Just maybe it could work.
Maybe a beloved south-end landmark can be saved by moving City Hall into the former SCITS building after the high school shuts down later this year.
“It’s a novel and interesting idea that’s worth considering instead of dismissing it out of hand,” said city councillor Anne Marie Gillis, who attended a public meeting hosted by the Sarnia Historical Society last week.
She and about 30 people at the Canadian Royal Legion discussed how Sarnians might more readily see the city’s historical artifacts housed at the Lambton Heritage Museum in Grand Bend.
Bob McCarthy, a local educator and historian, used the opportunity to circulate a four-page proposal to convert the SCITS building on Wellington Street, currently known as Great Lakes Secondary, into a community centre housing a civic museum, City Hall, municipally operated theatre, public swimming pool, cafeteria and non-profit offices.
The idea has quietly been making the rounds for some time, according to Gillis.
“Councillors have casually talked about it,” she said, noting City Hall can’t accommodate all departments and some are “scattered” in off-site buildings.
This was the first time a more formal proposal was put on paper, Gillis added.
Exploring the possibility of selling the current City Hall at George and Christina streets and moving municipal operations into the historic building met with overwhelming support.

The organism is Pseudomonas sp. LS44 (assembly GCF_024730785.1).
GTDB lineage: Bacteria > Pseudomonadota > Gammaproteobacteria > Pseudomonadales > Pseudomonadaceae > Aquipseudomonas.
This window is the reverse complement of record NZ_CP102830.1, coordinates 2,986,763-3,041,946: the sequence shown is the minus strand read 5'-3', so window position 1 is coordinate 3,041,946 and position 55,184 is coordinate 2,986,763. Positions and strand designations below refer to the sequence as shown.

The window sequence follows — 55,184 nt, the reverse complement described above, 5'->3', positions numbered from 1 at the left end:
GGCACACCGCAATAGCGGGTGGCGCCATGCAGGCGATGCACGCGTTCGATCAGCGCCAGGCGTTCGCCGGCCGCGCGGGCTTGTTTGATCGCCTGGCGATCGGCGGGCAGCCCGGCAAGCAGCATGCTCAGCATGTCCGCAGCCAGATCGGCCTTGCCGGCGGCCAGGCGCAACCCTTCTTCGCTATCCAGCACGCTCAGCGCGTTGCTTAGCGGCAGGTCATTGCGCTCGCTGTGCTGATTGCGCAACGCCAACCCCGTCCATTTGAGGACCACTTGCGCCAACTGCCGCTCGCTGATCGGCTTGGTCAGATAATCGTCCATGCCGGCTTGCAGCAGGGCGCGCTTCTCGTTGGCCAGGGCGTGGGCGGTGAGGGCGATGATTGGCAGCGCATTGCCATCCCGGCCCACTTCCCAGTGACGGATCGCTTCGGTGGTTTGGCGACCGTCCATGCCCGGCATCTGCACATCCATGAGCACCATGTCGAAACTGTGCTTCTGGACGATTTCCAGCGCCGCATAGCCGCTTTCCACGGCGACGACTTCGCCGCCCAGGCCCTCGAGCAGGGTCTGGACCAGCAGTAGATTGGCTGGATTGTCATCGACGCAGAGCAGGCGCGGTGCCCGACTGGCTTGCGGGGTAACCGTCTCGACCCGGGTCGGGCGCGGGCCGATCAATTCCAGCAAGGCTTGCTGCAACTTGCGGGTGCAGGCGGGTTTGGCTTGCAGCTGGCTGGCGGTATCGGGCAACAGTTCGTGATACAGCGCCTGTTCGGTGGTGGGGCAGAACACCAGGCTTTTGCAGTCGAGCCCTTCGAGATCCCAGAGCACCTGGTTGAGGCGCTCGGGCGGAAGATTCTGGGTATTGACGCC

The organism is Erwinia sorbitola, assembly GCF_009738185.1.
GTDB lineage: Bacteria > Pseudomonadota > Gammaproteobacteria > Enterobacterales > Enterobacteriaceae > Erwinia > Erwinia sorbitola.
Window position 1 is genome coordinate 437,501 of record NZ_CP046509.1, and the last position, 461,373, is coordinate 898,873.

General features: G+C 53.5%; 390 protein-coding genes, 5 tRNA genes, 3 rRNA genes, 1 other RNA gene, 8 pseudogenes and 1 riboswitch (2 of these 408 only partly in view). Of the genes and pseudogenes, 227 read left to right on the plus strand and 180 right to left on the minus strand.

“I applaud Bob’s proposal,” said historical society president Ron RealeSmith. “I really don’t want to see what has happened to the old SGH (Sarnia General Hospital) building, where it sits for years and deteriorates.”
“SCITS should be preserved,” said McCarthy. “If we don’t do something in six to eight months the property could be sold and it will be gone.”
Despite fierce opposition, Lambton Kent District School Board trustees voted in 2016 to shut down Sarnia’s oldest high school and merge its students with those from St. Clair Secondary to create Great Lakes. The combined student body is expected to move into a refurbished St. Clair building on Murphy Road in September.
Once closed, the SCITS property must be offered to various public bodies before going on the open market.
McCarthy said candidates in this year’s provincial and municipal elections should be challenged to press for government funding to convert the building.
“There’s any number of ways to rescue SCITS,” said McCarthy noting City Hall sits on prime waterfront real estate ideal for high-rise development.
The meeting was prompted by the historical society’s desire to bring home at least some of the 3,200 Sarnia historical artifacts stored in Grand Bend.
Without a museum of their own, Sarnians must travel 50 minutes to see their history, RealeSmith said.
Andrew Meyer, corporate cultural manager for Lambton County, said it’s possible some of the artifacts could be displayed in the county-operated library system as soon as this year.
Three of the county’s 26 libraries are in Sarnia – on Christina Street, in Bright’s Grove and on Lambton Mall Road.
“That presents a tremendous opportunity,” Meyer said.
McCarthy argued a full-fledged museum at SCITS would be better. Many Sarnians are hanging on to important historical items in their homes because they don’t want them stored away at a county facility, he said.
“We are a community of over 70,000 people with no (public) museum. That’s wrong.”
Gillis said it took 10 years of discussion and planning before a Category A public art gallery was built in downtown Sarnia.
“And it started with sessions just like this,” she said.
McCarthy suggested formation of a committee to write a more formal proposal related to SCITS and present it to city council.